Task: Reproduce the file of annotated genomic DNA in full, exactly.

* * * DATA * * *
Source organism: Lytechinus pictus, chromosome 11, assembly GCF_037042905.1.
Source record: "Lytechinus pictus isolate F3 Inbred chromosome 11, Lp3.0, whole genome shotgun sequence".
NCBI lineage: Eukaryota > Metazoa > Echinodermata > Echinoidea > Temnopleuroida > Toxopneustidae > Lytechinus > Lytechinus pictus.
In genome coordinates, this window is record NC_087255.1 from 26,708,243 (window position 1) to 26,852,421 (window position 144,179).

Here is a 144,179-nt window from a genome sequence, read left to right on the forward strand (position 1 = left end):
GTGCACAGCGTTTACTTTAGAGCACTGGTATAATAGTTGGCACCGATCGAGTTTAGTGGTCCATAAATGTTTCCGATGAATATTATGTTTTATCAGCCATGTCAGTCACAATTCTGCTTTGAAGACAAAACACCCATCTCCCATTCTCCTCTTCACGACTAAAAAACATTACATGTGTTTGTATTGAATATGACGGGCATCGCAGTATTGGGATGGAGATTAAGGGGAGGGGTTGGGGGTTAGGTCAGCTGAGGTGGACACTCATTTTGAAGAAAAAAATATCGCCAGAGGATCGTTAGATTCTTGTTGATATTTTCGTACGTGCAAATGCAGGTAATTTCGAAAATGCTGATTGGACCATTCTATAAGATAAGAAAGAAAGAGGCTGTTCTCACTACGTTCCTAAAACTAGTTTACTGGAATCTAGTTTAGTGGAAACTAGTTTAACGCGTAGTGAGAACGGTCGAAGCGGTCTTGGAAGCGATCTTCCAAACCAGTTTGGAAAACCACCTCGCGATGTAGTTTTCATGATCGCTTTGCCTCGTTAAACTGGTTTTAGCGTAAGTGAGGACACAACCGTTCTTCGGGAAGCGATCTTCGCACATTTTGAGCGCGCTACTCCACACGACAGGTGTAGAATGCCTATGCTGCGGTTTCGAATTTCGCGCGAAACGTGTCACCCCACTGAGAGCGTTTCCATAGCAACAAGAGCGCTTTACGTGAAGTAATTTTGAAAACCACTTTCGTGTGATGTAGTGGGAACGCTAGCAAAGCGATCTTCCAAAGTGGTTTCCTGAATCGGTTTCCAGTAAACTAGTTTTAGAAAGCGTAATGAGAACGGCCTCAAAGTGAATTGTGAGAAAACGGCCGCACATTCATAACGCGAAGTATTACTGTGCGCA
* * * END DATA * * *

Source organism: Lytechinus pictus, chromosome 11, assembly GCF_037042905.1.
Source record: "Lytechinus pictus isolate F3 Inbred chromosome 11, Lp3.0, whole genome shotgun sequence".
NCBI lineage: Eukaryota > Metazoa > Echinodermata > Echinoidea > Temnopleuroida > Toxopneustidae > Lytechinus > Lytechinus pictus.
In genome coordinates, this window is record NC_087255.1 from 26,708,243 (window position 1) to 26,852,421 (window position 144,179).

Here is a 144,179-nt window from a genome sequence, read left to right on the forward strand (position 1 = left end):
GTGCACAGCGTTTACTTTAGAGCACTGGTATAATAGTTGGCACCGATCGAGTTTAGTGGTCCATAAATGTTTCCGATGAATATTATGTTTTATCAGCCATGTCAGTCACAATTCTGCTTTGAAGACAAAACACCCATCTCCCATTCTCCTCTTCACGACTAAAAAACATTACATGTGTTTGTATTGAATATGACGGGCATCGCAGTATTGGGATGGAGATTAAGGGGAGGGGTTGGGGGTTAGGTCAGCTGAGGTGGACACTCATTTTGAAGAAAAAAATATCGCCAGAGGATCGTTAGATTCTTGTTGATATTTTCGTACGTGCAAATGCAGGTAATTTCGAAAATGCTGATTGGACCATTCTATAAGATAAGAAAGAAAGAGGCTGTTCTCACTACGTTCCTAAAACTAGTTTACTGGAATCTAGTTTAGTGGAAACTAGTTTAACGCGTAGTGAGAACGGTCGAAGCGGTCTTGGAAGCGATCTTCCAAACCAGTTTGGAAAACCACCTCGCGATGTAGTTTTCATGATCGCTTTGCCTCGTTAAACTGGTTTTAGCGTAAGTGAGGACACAACCGTTCTTCGGGAAGCGATCTTCGCACATTTTGAGCGCGCTACTCCACACGACAGGTGTAGAATGCCTATGCTGCGGTTTCGAATTTCGCGCGAAACGTGTCACCCCACTGAGAGCGTTTCCATAGCAACAAGAGCGCTTTACGTGAAGTAATTTTGAAAACCACTTTCGTGTGATGTAGTGGGAACGCTAGCAAAGCGATCTTCCAAAGTGGTTTCCTGAATCGGTTTCCAGTAAACTAGTTTTAGAAAGCGTAATGAGAACGGCCTCAAAGTGAATTGTGAGAAAACGGCCGCACATTCATAACGCGAAGTATTACTGTGCGCA